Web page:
Assuming the building to be residential, with a normal-use occupation of 10 persons per storey, legal damages due to serious injury or death is estimated at R10m per floor (Koch 2011).

Starting from the assumption that every member in the structure satisfies a minimum target reliability ß0, the optimal reliability ßoptis determined numerically for each member type, together with the required resistance scaling xadjustand the marginal benefit ψ.

Results of the analysis are presented in Figure 7. Similar to the results obtained for the truss test structure, optimal member reliabilities ßoptcorrespond closely to the predicted independent member values (Figure 7(a)). xadjustvalues needed to adjust members to ßoptvary from about 1.25 for ß0= 3.0 to 0.95 for ß0= 4.5. Marginal benefit again decreases with increasing ßopt values, being negative for ß0> ßopt. At a constant ß0, members with higher d/c values have higher marginal benefit; however, there is no longer a simple correlation with member cost.



Basic trends

The close correspondence of member values to the independent member ßoptvalues predicted from their d/c ratios (Figures 5(a) and 7(a)) indicates that the relationship for optimal reliability of independent members (Equation 20) can be applied for members in structures, provided that the liability d of the member in question is much greater than the cost of its supported members.

For example, in the truss test structure d = R2.0m for all members, which is much larger than the cost of repair, as the cost of the entire structure is R39.4k. In the frame, the liability of the slab is R10m, while the cost of repair is only the cost of the slab, R100k; the liability of the bottom column is R30m, while the cost of replacement is R357k. This comparison ignores demolition costs, and loss of revenue is also not accounted for in the model. Both these factors will increase the liability expenses by amounts comparable to or smaller than estimates used here.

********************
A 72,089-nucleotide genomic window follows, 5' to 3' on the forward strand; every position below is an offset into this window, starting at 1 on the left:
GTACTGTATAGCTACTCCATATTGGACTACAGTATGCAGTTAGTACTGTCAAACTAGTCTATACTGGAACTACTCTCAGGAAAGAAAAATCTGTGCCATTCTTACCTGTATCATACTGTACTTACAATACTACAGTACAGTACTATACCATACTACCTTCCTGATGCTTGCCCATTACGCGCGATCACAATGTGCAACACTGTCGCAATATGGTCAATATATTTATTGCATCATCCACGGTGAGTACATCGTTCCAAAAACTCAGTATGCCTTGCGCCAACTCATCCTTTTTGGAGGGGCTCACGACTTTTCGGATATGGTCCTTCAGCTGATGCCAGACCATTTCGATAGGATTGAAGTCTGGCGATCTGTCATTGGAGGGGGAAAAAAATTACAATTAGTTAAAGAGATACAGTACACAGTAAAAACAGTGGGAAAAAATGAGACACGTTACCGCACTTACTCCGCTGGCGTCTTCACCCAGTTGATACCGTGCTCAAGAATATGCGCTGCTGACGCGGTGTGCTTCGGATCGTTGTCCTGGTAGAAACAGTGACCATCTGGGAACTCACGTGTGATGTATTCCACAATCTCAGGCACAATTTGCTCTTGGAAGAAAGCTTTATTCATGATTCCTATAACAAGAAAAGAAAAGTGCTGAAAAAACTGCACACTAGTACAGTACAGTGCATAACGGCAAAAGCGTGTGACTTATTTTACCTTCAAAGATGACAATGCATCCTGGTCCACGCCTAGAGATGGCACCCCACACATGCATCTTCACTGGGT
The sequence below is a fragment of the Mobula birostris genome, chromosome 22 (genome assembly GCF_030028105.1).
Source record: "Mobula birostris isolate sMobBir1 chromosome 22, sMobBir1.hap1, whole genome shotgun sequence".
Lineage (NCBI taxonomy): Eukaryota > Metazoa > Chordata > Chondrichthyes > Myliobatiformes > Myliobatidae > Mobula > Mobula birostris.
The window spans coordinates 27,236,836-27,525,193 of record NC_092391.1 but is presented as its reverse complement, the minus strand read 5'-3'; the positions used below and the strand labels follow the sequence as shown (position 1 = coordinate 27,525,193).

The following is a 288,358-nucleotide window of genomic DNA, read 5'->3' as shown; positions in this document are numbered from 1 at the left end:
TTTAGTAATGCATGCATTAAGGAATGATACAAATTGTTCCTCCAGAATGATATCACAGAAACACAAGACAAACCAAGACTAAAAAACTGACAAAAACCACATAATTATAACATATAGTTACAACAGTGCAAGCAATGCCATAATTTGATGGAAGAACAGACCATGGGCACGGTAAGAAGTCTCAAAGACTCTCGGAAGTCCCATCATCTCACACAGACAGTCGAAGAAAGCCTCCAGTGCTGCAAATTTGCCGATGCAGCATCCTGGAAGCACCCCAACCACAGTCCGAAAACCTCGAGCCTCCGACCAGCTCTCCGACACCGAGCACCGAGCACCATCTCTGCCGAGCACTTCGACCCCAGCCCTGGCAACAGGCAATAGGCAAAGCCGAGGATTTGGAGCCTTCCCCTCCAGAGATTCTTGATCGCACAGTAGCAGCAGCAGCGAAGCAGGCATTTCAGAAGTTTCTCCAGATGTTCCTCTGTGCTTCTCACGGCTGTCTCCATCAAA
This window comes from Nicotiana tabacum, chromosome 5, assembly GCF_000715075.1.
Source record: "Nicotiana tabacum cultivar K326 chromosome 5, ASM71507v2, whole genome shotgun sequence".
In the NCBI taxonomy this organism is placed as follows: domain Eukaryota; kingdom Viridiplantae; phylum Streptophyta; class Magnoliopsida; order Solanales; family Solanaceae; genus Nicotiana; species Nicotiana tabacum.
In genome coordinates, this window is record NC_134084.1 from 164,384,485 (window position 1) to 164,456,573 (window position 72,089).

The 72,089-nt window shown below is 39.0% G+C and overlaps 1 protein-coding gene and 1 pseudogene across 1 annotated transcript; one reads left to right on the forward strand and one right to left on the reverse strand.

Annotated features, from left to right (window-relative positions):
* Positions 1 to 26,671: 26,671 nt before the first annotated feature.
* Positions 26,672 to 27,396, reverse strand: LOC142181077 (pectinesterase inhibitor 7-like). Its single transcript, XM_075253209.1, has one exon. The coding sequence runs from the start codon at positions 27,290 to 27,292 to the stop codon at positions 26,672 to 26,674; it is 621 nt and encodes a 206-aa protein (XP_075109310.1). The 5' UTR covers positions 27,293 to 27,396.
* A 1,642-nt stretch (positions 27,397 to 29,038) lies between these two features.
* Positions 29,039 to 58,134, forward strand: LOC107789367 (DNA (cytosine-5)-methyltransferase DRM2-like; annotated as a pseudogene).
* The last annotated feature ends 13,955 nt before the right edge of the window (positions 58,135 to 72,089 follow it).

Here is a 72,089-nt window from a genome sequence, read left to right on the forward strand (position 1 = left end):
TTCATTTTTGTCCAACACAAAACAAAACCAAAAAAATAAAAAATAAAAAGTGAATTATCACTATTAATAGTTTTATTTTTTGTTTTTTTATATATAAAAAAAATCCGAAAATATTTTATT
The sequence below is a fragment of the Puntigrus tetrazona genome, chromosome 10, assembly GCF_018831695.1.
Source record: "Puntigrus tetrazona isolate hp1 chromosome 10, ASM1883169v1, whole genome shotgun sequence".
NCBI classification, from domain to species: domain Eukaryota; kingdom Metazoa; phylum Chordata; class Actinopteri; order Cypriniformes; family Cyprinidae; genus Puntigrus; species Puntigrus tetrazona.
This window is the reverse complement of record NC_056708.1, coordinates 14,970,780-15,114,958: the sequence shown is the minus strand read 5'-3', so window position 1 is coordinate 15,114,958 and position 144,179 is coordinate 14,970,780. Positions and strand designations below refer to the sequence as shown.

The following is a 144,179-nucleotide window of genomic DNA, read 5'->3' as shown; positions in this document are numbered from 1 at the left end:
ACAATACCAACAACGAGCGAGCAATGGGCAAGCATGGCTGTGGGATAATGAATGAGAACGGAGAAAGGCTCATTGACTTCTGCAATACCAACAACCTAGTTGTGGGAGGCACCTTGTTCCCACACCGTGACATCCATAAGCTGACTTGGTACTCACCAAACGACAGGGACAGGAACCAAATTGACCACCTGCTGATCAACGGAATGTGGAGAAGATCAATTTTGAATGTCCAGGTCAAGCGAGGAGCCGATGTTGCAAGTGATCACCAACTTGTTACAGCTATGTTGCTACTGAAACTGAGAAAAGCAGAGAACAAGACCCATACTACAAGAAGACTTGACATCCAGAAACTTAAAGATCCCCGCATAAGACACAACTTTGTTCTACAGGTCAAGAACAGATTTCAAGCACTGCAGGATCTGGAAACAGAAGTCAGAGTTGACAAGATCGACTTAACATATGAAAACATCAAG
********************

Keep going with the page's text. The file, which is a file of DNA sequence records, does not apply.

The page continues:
This result suggests that knowledge of the cost of a member, the liability implications of failure, and estimates of the coefficients of variation can provide an indication of the optimal design reliability of a member.

For South African design standards, Milford (1988) recommends ß0= 3.0 for ductile failure modes and ß0= 4.0 for brittle failure modes. Ductility allows for load redistribution and provides time for remedial action to be taken prior to collapse. The reliability analysis of the two test structures considered here assumes that failure leads to collapse, implying that either brittle failure occurs, or no remedial action had been taken when ductile failure started. In this sense, the calculated ßopt values are broadly consistent with the recommended ß0value for brittle failure of Milford (1988).

The direct relationship between marginal benefit ψ and the d/c ratio of a member can be understood as follows. The marginal benefit decreases with increasing ß0(Figures 5(c) and 7(c)) and is zero for ß0= ßopt. Members with higher ßoptvalues, and thus higher d/c ratios, will therefore have higher marginal benefit values at a given ß0value.

This suggests a simple guideline for improving the expected benefit of an existing structural design: for members that are under-designed relative to ßopt, the greatest impact on expected benefit is obtained by strengthening the member with the highest d/c value; for over-designed members, the greatest impact on expected benefit is obtained by reducing the size of the members with the lowest d/c value.

This principle is illustrated in the two examples. In the truss, all members have the same liability, so that the highest d/c value corresponds to the least expensive member type. Strengthening this member type would be the most affordable way to increase the expected benefit. In the frame, the columns have similar costs, but very different liabilities. Strengthening the columns with the greatest liability, i.e. the bottom columns, thus reduces the risk by the greatest amount, bringing about the largest increase in expected benefit.